Thursday, 13 February 2014

An Unconventional Rendezvous

I didn’t know them and neither were they peculiar enough to be written about. Rather, there was nothing distinctive about them which any of my co-passengers in that General bogey of Lucknow-Bhopal Express would want to remember. But still, I would like to mention about them here for myself, and for all the similar sophisticated folk who feel that life is about achieving a high societal status or fat bank accounts.

It was the month of December and travelling in a general compartment of a train in U.P. for the first time makes your journey all the more doleful. Not just because of the hard cushion-less bench pressing against your bottom mercilessly for hours, but because of a plethora of aspects – shattering and thundering of double pane windows persistently threatening they might crash upon you anytime and none of the 2 layers being able to stop the freezing wind from coming in; inimitable characters flocking all around gossiping on topics ranging from the scanty dress of a B-grade actress to petty property disputes back home, from Sachin Tendulkar’s retirement to that kid he bashed up back in his village; clamour of the beggars to those torturous and deafening ringtones of the mobile phones to shouting over the phone at the top of their lungs; the cocktail of smells originating from different sources like the spittle of paan, the open lavatories, the garbage dump at the railway lines near the platforms and that odd obnoxious smell from the sugar mills outside in the fields as the train crosses by.

I could have sat there unperturbed, engrossed in The Tipping Point by Malcolm Gladwell had it not been for a surge of curiosity when I asked him “which station just passed by?”

He must have been in his late 40s and wore thick glasses which resembled the bases of 2 coke bottles; a woollen cap and a sweater to avoid the chilling wind through the windows; the muffler covering the lower half of his nose and the dropped neck resulting in intermittent snoring; a thin strip of moustache that ran neatly along the boundary of his upper lip hanging tightly from the peeking nasal hair. A big round belly floated beneath his laid back torso followed by a crumbled beige trouser dressed with black spots. The tattered shoes with worn out stitching clearly reflecting the number of miles they had done so far. He took the window seat with a huge jute bag in his lap precariously clutched between his left arm and the gigantic belly.

It was too late to realize that my question shook him out of his modest dreams. He searched for the source of the question before he replied back to the person sitting next to me “Kalpi just went by”. I was about to say to him ‘it was I who asked you the question’, but this time I was quick enough to realize the terrible squint in his eyes.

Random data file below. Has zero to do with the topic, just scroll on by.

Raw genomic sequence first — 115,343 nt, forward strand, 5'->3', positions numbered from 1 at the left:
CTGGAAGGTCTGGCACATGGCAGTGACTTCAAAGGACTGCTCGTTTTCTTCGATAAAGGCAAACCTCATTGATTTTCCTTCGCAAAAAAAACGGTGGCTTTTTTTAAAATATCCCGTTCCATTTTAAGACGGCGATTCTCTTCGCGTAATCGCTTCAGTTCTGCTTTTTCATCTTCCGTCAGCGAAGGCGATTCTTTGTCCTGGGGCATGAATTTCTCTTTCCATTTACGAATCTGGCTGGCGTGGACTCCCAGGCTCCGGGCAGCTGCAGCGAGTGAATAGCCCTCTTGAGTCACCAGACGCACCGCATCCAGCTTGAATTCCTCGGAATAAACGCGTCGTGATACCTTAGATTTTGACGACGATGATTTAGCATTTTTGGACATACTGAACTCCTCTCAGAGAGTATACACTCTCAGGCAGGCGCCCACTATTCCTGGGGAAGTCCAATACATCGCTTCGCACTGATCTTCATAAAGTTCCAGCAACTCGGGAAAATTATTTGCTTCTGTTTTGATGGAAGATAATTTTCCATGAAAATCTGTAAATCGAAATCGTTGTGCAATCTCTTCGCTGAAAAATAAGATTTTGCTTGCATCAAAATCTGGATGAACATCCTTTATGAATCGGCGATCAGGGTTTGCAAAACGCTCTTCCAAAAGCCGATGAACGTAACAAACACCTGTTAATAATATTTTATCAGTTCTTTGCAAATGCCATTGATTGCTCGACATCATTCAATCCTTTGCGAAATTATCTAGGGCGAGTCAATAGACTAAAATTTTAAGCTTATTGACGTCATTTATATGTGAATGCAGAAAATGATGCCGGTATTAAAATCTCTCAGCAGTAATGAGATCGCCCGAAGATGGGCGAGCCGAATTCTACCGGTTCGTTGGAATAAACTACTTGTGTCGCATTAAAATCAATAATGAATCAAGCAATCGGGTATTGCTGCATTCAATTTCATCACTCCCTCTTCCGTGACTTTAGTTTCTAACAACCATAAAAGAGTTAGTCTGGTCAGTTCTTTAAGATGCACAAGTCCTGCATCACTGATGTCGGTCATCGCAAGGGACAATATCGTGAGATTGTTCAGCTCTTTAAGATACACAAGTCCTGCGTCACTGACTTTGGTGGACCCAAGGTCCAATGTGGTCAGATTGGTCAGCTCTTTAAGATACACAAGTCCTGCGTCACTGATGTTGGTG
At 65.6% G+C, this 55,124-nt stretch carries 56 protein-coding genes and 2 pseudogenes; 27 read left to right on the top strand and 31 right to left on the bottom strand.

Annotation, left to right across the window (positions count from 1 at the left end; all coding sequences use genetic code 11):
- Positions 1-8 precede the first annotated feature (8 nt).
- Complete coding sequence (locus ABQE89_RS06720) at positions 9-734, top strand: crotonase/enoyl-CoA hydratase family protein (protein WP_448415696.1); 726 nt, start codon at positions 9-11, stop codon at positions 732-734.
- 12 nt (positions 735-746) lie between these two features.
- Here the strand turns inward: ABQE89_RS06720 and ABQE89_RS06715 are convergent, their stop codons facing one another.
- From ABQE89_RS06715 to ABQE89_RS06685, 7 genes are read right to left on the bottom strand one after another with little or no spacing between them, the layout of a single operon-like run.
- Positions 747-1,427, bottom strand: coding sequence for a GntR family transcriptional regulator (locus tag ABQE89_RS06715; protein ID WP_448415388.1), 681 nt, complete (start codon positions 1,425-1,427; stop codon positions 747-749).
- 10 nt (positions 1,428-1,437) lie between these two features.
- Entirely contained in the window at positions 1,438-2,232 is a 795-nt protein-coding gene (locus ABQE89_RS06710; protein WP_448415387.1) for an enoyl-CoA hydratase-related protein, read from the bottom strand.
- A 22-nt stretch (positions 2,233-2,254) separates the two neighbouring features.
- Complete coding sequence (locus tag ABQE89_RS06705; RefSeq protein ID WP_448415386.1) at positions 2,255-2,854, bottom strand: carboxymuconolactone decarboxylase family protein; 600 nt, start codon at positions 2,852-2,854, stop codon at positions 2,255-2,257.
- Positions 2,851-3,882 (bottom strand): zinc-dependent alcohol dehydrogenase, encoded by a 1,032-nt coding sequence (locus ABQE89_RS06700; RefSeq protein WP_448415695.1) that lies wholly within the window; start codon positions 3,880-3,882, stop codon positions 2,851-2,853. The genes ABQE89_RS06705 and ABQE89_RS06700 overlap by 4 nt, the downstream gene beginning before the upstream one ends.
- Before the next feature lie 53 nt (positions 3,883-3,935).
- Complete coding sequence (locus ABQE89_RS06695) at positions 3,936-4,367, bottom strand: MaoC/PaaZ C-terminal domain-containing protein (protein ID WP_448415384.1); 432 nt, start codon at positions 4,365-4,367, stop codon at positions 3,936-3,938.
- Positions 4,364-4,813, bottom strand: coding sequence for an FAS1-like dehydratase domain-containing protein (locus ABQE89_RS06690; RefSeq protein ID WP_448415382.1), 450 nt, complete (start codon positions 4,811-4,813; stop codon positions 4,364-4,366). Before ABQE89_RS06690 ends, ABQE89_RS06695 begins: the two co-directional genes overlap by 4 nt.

She must have been in her early 40s and sat adjacent to him vehemently coughing and sneezing. Her right hand was resting on his knee. She had an equal ratio of grey and black hair divided in the centre by a red crease of sindoor. She wore a pale yellow woollen cardigan and a maroon shawl covering up to her nose just like her husband’s muffler. Her eyes were looking down to the floor like a slave until I presented them with that shrill question. Her eyes looked pale and the grids of wrinkles neatly decorated the dark circles around her eyes.

But, there was an unknown keen tinkle of happiness in her eyes and face, something that made her say “These trains are … (cough) … such a pleasure … (cough) … to travel. Oops! … I hope … (cough) … I didn’t hurt you”. After a careful observation I realized she was pressing her husband’s fingers as if to infuse some sort of sensation into his hand.

“No no!” he said in an apologetic tone so as to cure the woman of her guilt of accidently waking up her husband. “Kalpi it was! Jhansi would be another 2 hours from here” he said in a dominating voice.
She looked at me with a discounted smile and again dropped her sight towards the floor. It seemed to me she was somehow not coughing while her head was down and chin touching her breast. She felt comfortable that way.

“Do you belong to Bhopal or Lucknow?” It had been almost 6 hours I had talked to anyone so I triggered off a conversation with him.

“We belong to Jhansi, but our son had been working in Lucknow” he replied.

“Oh cool! Then you must be a very frequent visitor to Lucknow.” I spoke with a lot of vigour and enthusiasm as I was also working in Lucknow. “Where is he working by the way?”

The man looked at the woman as I asked this question. She gave him a stern look as if controlling herself from coughing another time.

He shook his head in response and his vision dropped towards the floor again. The woman, with her stare fixed at her husband, replied to my question “He is no more now”. And she started coughing her lungs out as she completed the sentence.

I could not even blink my eyes for 2 minutes. I gazed at their faces trying to figure out how it may have felt to be in the shoes of those modest brave-hearts.

“Arre bhai! One packet of masala peanuts please?” He ordered the vendor who had been shouting at the top of his voice just to sell the 2 rupee packets of cashew, peanuts and walnuts.

The man offered me the packet. Both of us gently pulled out few pieces from it. The woman clearly looked tempted by the packet but her throat was too bad to handle masala peanuts; neither did the man offer her any.

I wished to go back to The Tipping Point but somehow my mind didn’t. My eyes were sunk into the book but I kept on glancing at the mannerisms of the couple. I was unable to digest the fact that they had lost a son and still they found this train pleasing.